Orford on the Suffolk heritage coast is one of Britain's most famous coastlines featuring Europe's largest vegetated shingle spit Orford Ness, which is a National Nature reserve accessible by ferry from Orford Quay. The Ness, known as the island, is a precious protected landscape of saltmarsh, mudflat, brackish lagoons and rare vegetated shingle and is home to many breeding and migratory birds. Waymarked trails weave around Orford Ness and visitors can also tour the iconic Orford Ness Lighthouse.
Pretty Orford village is home to a selection of fine old inns, quirky gift shops and the just a short walk from the centre sits the Orford Castle Keep built by Henry II as a mark of royal power directed particularly at local baron Hugh Bigod with his powerbase at Framlingham Castle. Climb to the top of Orford Castle Keep for spectacular views of the Ness spit.
Orford Castle Keep built between 1165 and 1173 is one of England's best preserved castle keeps and is all that remains of what was an extensive powerhouse. Orford Castle was built by Henry II in response to threatening barons, particularly the Earl of Norfolk Hugh Bigod in East Anglia. The design of Orford Castle was pioneering in its day and a mighty symbol of Royal power.
Orford Castle Keep survives amazingly to its full height and is open to visitors who can tour the Lower Hall, Basement, Kitchen, Chapel, Upper Hall and King's Chamber before moving on up to the roof for panoramic views of Orford village and Orford Ness. Detailed records of the building of Orford Castle also survive and include information on the king's expenditure - a huge sum by 12th century standards. The records are held in the Pipe Rolls at the National Archive in Kew.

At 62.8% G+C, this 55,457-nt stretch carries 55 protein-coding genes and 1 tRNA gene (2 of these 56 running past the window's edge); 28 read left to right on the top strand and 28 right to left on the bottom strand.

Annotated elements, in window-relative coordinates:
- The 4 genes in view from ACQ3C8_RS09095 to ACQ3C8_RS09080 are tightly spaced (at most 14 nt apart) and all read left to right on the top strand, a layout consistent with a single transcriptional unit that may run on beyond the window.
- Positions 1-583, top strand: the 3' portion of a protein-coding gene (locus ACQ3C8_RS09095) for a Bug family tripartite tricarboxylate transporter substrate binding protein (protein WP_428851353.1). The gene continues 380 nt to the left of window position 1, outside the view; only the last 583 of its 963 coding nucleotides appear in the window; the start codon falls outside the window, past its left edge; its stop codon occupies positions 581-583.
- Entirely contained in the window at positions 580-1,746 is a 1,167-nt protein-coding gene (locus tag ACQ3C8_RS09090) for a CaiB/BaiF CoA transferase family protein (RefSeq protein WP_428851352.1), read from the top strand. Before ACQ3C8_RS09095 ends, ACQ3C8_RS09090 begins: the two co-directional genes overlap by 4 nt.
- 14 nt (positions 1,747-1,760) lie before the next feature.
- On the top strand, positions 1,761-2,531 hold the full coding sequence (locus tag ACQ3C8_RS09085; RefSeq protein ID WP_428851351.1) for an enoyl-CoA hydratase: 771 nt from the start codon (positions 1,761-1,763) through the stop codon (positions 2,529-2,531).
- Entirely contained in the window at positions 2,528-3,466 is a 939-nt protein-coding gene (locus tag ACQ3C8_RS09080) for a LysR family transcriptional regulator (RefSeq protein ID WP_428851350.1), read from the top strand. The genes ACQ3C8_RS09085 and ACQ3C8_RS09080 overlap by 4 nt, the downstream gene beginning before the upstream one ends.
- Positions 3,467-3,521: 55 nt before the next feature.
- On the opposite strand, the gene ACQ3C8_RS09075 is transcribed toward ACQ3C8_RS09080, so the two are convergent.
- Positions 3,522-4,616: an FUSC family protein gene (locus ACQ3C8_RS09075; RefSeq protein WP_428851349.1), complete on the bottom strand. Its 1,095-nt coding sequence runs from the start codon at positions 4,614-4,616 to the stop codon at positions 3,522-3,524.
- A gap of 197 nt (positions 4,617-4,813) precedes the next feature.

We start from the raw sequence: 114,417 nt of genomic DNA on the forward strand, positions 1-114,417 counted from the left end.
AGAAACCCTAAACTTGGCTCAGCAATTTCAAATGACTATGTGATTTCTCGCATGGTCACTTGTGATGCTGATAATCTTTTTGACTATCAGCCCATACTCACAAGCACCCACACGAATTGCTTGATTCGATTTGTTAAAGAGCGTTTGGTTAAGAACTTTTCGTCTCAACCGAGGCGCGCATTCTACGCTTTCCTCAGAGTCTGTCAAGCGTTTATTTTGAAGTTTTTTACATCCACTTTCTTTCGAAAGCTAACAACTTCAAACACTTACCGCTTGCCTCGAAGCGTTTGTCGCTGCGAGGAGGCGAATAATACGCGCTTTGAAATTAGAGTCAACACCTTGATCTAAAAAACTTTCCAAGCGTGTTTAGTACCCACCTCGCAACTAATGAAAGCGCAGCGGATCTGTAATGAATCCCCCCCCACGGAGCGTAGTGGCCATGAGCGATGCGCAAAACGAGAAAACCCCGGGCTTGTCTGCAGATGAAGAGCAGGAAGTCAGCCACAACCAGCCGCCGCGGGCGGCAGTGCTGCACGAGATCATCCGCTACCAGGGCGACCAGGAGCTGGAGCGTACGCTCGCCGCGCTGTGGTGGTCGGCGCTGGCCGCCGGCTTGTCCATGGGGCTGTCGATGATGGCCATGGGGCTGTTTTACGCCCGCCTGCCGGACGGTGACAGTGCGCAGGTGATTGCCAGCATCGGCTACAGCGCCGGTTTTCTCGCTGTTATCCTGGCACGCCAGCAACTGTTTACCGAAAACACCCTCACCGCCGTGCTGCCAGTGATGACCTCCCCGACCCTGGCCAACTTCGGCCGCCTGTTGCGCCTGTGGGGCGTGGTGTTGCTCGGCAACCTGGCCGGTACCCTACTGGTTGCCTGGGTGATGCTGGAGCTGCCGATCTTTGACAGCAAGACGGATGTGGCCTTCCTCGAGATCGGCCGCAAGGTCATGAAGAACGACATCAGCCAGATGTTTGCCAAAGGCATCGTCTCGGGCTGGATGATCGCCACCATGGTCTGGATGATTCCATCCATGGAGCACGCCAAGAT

The Orford Museum is housed in the Upper Hall of the Keep and features fascinating Roman and Anglo-Saxon local finds from Orford and Sudbourne plus information on Orford Ness and the Lighthouse. The fossil collection and an exhibit on the legendary story of the Wild Man of Orford recorded some 800 years ago are other highlights in the museum.
Orford Ness is a special landscape in Britain, home to Europe's largest vegetated shingle spit and a popular spot for boat trips and sailing around the quay. Pick up boat trips to Orford Ness National Nature Reserve - known as the island - from the quayside. Orford Ness Island features waymarked trails around the mixed landscape of saltmarsh, mudflat, brackish lagoons and rare protected vegetated shingle. The Ness is also an important site for breeding and migrating birds and incredibly popular with birdwatchers.
An interesting point in the history of the Ness is when it served as a military test site closed off to public access from 1913 until relatively recently in the mid-1980s. Visitors to Orford Ness today can view some of the test buildings and see remains of military activity as well as taking a tour of the iconic lighthouse (Trinity House).